• Kyodo


A Japanese man believed to have been captured in northern Syria by Islamic State militants said he came to the conflict-ravaged country in preparation for his plan to supply rebels fighting the Assad regime, a rebel leader said Monday.

Haruna Yukawa, 42, reportedly said he wanted to open an office in Turkey, which borders Syria, to bring supplies to rebels. Yukawa also said he planned to follow the movements of the Syrian military as well as the Islamic State, a militant group operating in Iraq and Syria, according to the regional leader of the Islamic Front, a rival rebel group to the Islamic State.

There is information that the Islamic State may still be holding Yukawa in Al-Bab, a suburban city outside of Aleppo, the rebel leader told Kyodo News in Kilis, southern Turkey, citing a tip from the Free Syrian Army, another rebel group.

A Japanese government source said, “We are trying to verifying various information and cannot say anything definitive.”

The Islamic Front said it is seeking the release of Yukawa and its members captured by the Islamic State through “hostage exchanges” using the Islamic State militants it has been holding as leverage.

On Aug. 14, Yukawa was with fighters from the Islamic Front and the Free Syrian Army in Marea, about 30 km north of Aleppo, when fighting broke out between the joint party and the Islamic State, according to a FSA officer.

The Japanese national likely got left behind as the party retreated, and may have even mistakenly run toward the enemy combatants in the confusion, the FSA officer said.

The Islamic Front regional leader had originally said Yukawa was captured on Aug. 15 but later corrected the date to Aug. 14.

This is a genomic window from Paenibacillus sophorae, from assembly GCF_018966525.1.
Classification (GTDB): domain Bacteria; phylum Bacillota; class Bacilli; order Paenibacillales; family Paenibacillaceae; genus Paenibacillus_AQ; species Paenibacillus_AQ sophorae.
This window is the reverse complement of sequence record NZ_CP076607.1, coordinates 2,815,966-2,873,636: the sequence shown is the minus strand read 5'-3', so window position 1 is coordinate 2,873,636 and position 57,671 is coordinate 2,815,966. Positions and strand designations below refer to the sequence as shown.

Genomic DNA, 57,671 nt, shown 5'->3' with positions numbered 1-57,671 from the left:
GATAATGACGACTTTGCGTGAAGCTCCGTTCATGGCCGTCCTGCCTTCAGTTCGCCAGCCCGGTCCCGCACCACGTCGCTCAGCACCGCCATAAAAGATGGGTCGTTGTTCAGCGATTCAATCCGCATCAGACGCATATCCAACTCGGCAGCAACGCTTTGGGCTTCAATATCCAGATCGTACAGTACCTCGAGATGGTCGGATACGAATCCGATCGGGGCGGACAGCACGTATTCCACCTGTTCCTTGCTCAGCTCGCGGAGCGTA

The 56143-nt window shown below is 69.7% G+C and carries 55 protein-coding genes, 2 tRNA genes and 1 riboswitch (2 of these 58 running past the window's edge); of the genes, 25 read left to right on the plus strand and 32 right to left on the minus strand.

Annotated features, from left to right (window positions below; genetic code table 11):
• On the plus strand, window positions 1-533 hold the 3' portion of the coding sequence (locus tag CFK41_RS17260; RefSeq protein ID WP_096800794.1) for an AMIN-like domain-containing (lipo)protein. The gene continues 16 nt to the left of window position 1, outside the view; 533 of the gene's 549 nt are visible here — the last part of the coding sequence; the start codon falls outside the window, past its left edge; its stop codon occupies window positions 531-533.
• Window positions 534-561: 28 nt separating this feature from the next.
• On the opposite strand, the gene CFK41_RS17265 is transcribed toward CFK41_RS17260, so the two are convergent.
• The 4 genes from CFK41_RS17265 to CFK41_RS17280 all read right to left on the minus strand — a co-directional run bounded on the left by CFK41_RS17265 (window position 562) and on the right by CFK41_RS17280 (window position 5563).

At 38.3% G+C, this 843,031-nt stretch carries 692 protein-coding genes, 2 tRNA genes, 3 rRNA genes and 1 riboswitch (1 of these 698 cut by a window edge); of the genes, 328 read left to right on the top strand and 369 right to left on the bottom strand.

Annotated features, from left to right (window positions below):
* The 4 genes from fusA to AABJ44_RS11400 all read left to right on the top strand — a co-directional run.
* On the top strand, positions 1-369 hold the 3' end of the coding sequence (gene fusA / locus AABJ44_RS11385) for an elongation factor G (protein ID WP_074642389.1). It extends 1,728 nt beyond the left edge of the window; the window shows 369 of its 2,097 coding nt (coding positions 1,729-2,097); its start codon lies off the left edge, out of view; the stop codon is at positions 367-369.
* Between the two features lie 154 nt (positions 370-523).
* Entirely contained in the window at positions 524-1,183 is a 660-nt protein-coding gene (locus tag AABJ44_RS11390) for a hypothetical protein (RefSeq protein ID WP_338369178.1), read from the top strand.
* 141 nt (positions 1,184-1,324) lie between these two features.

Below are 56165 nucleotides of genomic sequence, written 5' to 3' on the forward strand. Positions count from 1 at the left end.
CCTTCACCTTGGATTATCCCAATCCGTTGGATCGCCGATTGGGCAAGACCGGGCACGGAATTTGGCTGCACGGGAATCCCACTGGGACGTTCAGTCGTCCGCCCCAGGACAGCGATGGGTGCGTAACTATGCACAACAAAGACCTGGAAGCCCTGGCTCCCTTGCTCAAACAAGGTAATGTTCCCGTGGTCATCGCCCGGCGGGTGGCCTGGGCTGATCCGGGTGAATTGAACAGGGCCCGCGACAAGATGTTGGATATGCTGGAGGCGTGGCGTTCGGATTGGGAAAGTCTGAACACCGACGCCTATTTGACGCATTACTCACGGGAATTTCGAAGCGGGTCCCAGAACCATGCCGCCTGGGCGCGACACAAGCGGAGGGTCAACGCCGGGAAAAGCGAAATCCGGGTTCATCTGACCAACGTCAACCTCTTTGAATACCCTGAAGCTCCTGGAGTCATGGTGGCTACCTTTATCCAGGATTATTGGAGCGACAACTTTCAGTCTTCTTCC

A statement posted online by Monday claims Islamic State intelligence officers had captured a Japanese spy named Haruna Yukawa, but it does not disclose Yukawa’s current condition and its authenticity has not been confirmed.

Vice Foreign Minister Akitaka Saiki told reporters Tuesday in Tokyo that the government was working to gather information on the matter and that the ministry was looking into the purported Islamic State statement.

The Japanese government has reached out to organizations, including militant groups, outside of Syria with ties to the Islamic State for cooperation on the matter, a government source said Tuesday under condition of anonymity.

The Japanese Embassy in Syria has been operating out of neighboring Jordan since 2012 due to the escalating conflict between the Syrian government and rebel groups, leaving them to rely on other organizations on the ground in Syria for intelligence gathering.

A man believed to be Yukawa left a passport and three pieces of paper at an Islamic Front base outside Aleppo, northern Syria, according to the Islamic Front leader.

Although incomprehensible in places, the pieces of paper bear messages written in English, Arabic and Japanese that appear to explain his intention to aid forces fighting to bring down Syrian President Bashar al-Assad.

In a time of both misinformation and too much information, quality journalism is more crucial than ever.
By subscribing, you can help us get the story right.